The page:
Twenty five years ago, before the Americans with Disabilities Act, the United States was a very different place. Cell phones were roughly the size of a cinder block, the Internet had yet to be invented, and rarely was it easy for disabled people to access public buildings, bathrooms, and transportation.
That all changed on July 26, 1990 when the Americans with Disabilities Act (ADA) took effect and made it illegal to discriminate against people with disabilities in seeking employment and from using public transportation or public accommodations, and telecommunications
Thanks to the ADA and businesses like Next Day Access, things like wheelchair ramps, braille on elevator signs, handicap accessible bathrooms, grab bars, sign language interpreters, and closed captioning are all quite commonplace.
President Barack Obama celebrated the anniversary of the ADA at the White House earlier this week and said, “Thanks to the ADA, the places that comprise our shared American life – schools, workplaces, movie theaters, courthouses, buses, baseball stadiums, national parks – they truly belong to everyone.”
But while some have hailed the ADA as a piece of culture-changing civil rights legislation, others, including many disabled individuals, point out the need to do more. President Obama was among those voices calling for rededication to interests originally set out in the ADA. “We all know too many people with disabilities are still unemployed — even though they can work, even though they want to work, even though they have so much to contribute,” he said.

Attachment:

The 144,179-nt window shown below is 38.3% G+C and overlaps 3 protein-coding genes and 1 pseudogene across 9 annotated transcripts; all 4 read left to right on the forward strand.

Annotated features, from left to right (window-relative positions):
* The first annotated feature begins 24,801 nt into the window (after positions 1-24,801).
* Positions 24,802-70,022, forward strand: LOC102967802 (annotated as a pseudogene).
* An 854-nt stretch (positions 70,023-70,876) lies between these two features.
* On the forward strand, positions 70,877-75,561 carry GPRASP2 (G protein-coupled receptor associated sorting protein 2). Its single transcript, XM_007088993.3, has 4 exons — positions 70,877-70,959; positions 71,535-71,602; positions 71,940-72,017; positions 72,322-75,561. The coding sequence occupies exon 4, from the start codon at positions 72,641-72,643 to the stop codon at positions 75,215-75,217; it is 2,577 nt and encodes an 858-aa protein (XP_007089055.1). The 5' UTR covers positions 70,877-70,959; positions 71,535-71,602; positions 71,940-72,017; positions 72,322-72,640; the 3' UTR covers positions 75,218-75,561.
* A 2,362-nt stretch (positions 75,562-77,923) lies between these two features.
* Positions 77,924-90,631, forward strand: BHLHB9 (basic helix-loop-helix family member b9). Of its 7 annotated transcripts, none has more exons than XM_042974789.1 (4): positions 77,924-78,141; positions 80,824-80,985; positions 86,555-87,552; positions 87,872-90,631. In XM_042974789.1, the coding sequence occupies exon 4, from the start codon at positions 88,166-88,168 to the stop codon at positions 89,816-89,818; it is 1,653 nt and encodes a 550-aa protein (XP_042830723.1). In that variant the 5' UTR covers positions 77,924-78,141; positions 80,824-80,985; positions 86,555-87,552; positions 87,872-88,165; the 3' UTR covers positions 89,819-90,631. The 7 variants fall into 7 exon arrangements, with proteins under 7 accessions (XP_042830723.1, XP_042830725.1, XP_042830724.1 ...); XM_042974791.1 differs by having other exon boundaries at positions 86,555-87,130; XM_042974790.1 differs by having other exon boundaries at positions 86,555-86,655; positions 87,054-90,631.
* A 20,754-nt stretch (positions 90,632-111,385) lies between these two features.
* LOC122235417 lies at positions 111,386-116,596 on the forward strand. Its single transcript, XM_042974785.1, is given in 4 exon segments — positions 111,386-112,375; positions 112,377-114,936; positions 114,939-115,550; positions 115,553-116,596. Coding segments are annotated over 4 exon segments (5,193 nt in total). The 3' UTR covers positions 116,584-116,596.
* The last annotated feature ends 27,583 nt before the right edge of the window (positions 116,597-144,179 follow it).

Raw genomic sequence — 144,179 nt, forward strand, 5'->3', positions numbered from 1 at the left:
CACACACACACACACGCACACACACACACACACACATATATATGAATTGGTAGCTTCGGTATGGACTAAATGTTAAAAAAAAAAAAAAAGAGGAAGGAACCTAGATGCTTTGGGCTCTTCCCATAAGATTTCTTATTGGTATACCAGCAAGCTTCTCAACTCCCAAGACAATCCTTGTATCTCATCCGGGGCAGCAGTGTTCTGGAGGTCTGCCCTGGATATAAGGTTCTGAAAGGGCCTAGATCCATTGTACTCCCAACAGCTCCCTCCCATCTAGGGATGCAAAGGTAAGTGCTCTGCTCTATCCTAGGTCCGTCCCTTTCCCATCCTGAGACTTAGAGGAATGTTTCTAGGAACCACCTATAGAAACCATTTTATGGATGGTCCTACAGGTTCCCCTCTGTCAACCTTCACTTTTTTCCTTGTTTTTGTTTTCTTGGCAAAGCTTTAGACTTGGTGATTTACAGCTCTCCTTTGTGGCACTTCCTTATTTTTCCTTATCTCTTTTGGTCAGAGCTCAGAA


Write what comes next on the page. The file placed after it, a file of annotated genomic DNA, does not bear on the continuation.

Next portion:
According to a report published by the Department of Labor, just over a third of working-age people with disabilities were employed between 2010-2012 and are often underrepresented in management and professional or technical jobs.
“Unfortunately, the employment section of the ADA has not produced the intended results of getting more people with disabilities in the workplace,” wrote Catherine Raggio, the former Secretary of the Maryland Department of Disabilities from 2007-2014.
Meanwhile, reports of inaccessible hospitals, bathrooms, train stations, and other public facilities remain quite common too, but at least the ADA has provided a form of legal redress of disabled individuals to pursue if needed.
If you or someone you know has a disability and is interested in learning more about accessibility products or home accessibility solutions, consult your local Next Day Access franchise and call today for affordable pricing options.